If you were told tomorrow you needed open heart surgery, you would want to ask a few questions to your surgeon.
What’s that got to do with property?
None of the team here, in all our combined years’ experience, can remember being asked more than a handful of times:
Why don’t people ask these questions when they are clearly extremely important to achieve a minimal stress, successful sale?
All people seem to focus on is lowest fees and highest valuations, regardless of the consequences and choose an agent based on one, or both, of those figures.
As Perry Power says: “Yet 75% of the population don’t trust estate agents… maybe that’s because 75% of the population choose the wrong estate because they aren’t choosing based on enough research or the right questions and then they’re being left with the guy (or woman) who was a car salesman yesterday, never negotiated anything in his/her life and moonlights as a part time Local Property Expert while doing nails and eye lashes in the evening. (disclaimer: There are LOTS of AMAZING estate agents out there).
Smoothly handling property sales (and negotiating the best outcome for a client) requires skill, practice, expertise, commitment and experience. Not £900 and a login area to get your house on rightmove.co.uk.”
The most important take away is that something may seem cheap but what hidden costs are there? Increased risk, poor experience and poor success rates. You wouldn’t take that option with your health, why do it with your home?
Q. Help! It turns out that my ‘cash buyer’ actually has a property to sell. How can this sort of thing happen, and what can I do?
A. Actually you’d be surprised just how easily this sort of thing can happen - and how frequently.
People often describe themselves as cash buyers when in reality they’re not. Sometimes, this may be a deliberate ploy to try and hoodwink the seller into accepting a particular offer. More often however, it’s simple ignorance, for example, some people will claim to be cash buyers when what they really mean is that they won’t need to borrow any additional money to fund the purchase - once they have sold their existing property! Others may indeed have the cash – but it may be tied up in savings accounts that require anything up to 6 months’ notice or more before it can be accessed. The same often applies to people who claim to have sufficient funds to put down a large deposit.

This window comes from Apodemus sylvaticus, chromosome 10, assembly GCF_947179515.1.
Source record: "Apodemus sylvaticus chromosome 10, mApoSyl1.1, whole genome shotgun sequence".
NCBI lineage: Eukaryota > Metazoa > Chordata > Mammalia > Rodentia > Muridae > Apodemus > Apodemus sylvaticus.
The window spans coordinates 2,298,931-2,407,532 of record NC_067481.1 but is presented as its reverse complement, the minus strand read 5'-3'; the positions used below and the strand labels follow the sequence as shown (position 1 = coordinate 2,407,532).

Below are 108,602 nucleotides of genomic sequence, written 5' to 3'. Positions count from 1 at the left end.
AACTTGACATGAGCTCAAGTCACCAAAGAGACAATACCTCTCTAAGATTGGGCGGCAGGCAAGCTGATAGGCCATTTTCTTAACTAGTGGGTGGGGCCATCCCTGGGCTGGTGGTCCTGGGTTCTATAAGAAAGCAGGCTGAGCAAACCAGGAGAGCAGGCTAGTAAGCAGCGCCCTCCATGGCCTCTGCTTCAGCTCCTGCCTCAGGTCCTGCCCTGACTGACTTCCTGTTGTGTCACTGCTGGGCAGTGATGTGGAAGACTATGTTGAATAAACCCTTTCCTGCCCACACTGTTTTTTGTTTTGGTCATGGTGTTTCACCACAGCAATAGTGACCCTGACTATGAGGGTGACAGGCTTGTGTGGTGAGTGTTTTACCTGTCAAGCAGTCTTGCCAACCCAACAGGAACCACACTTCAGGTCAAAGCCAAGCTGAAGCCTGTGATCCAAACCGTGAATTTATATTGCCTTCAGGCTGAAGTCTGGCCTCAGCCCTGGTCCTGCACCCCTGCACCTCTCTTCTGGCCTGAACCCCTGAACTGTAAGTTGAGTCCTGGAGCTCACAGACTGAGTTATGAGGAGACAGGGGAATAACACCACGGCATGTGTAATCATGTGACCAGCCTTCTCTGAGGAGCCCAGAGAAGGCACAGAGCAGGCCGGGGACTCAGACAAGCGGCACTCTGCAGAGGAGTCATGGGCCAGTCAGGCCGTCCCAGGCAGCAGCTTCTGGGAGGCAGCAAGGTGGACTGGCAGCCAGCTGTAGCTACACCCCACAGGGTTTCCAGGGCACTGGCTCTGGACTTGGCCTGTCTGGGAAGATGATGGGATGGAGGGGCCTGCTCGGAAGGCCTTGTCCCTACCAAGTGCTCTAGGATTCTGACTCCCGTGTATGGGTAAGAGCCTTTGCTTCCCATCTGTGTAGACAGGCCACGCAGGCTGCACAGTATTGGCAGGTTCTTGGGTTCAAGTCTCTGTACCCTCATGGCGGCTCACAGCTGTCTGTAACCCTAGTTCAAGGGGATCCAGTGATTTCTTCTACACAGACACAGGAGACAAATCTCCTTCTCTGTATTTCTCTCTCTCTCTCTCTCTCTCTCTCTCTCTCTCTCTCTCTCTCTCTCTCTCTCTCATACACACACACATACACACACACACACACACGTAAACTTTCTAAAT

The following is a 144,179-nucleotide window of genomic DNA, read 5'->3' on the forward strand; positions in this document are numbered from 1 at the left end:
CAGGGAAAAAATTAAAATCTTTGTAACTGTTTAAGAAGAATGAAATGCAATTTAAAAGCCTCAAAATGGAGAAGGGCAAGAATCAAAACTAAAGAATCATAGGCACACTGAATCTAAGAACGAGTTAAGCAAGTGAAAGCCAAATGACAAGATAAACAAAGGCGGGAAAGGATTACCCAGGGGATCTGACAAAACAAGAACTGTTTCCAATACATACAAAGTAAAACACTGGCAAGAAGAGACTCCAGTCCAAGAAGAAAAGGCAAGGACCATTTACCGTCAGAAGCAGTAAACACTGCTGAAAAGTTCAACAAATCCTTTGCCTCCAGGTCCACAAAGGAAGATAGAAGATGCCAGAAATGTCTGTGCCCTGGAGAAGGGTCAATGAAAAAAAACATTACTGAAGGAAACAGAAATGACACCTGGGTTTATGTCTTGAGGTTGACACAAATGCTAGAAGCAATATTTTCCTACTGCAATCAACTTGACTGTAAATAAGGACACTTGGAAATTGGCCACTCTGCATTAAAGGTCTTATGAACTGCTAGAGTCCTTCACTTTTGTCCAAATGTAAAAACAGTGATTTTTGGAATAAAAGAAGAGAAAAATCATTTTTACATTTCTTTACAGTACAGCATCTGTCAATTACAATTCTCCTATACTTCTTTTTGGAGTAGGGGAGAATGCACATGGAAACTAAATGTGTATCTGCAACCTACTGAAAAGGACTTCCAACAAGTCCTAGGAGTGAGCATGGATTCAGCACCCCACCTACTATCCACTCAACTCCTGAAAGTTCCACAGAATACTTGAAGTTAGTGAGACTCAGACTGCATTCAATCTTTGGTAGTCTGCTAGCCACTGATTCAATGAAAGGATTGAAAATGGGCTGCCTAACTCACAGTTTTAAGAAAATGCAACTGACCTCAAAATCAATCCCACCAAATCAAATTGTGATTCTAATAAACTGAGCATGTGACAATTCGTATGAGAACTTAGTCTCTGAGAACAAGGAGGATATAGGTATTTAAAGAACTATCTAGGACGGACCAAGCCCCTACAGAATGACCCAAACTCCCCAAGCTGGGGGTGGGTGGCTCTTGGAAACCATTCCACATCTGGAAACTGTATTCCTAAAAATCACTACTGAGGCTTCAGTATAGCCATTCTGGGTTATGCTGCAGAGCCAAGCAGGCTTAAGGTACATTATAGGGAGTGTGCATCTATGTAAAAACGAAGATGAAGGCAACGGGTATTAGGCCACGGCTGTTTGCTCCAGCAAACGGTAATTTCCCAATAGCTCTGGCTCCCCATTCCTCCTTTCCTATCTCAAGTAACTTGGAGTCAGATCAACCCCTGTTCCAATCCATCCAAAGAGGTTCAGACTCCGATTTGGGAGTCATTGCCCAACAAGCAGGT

A genuine, non-dependent cash buyer is just that: someone with sufficient funds ready and waiting to make the purchase - without having to sell anything else first. If the money is held in an account that requires an extended period of notice before it can be released, then this notice needs to be given straight away – and you will have to decide for yourself whether you are willing to wait for that length of time.
Establishing the true financial position of would-be buyers is an integral part of the agent’s role - any reputable, professional agent would have asked all the right questions at the outset. The fact that this has happened to you therefore suggests to me either that your agent didn’t do a very thorough job, or that you tried to sell your property yourself, without using an agent. Either way, you’re perfectly at liberty – should it be what you want to do given the current market - to cancel your acceptance of this person’s offer and put your home back on the market.
Robert Williams Estate Agents, 2 Southernhay West, Exeter, EX1 1JG
Tel: 01392 204800 | Sales: email@example.com Lettings: firstname.lastname@example.org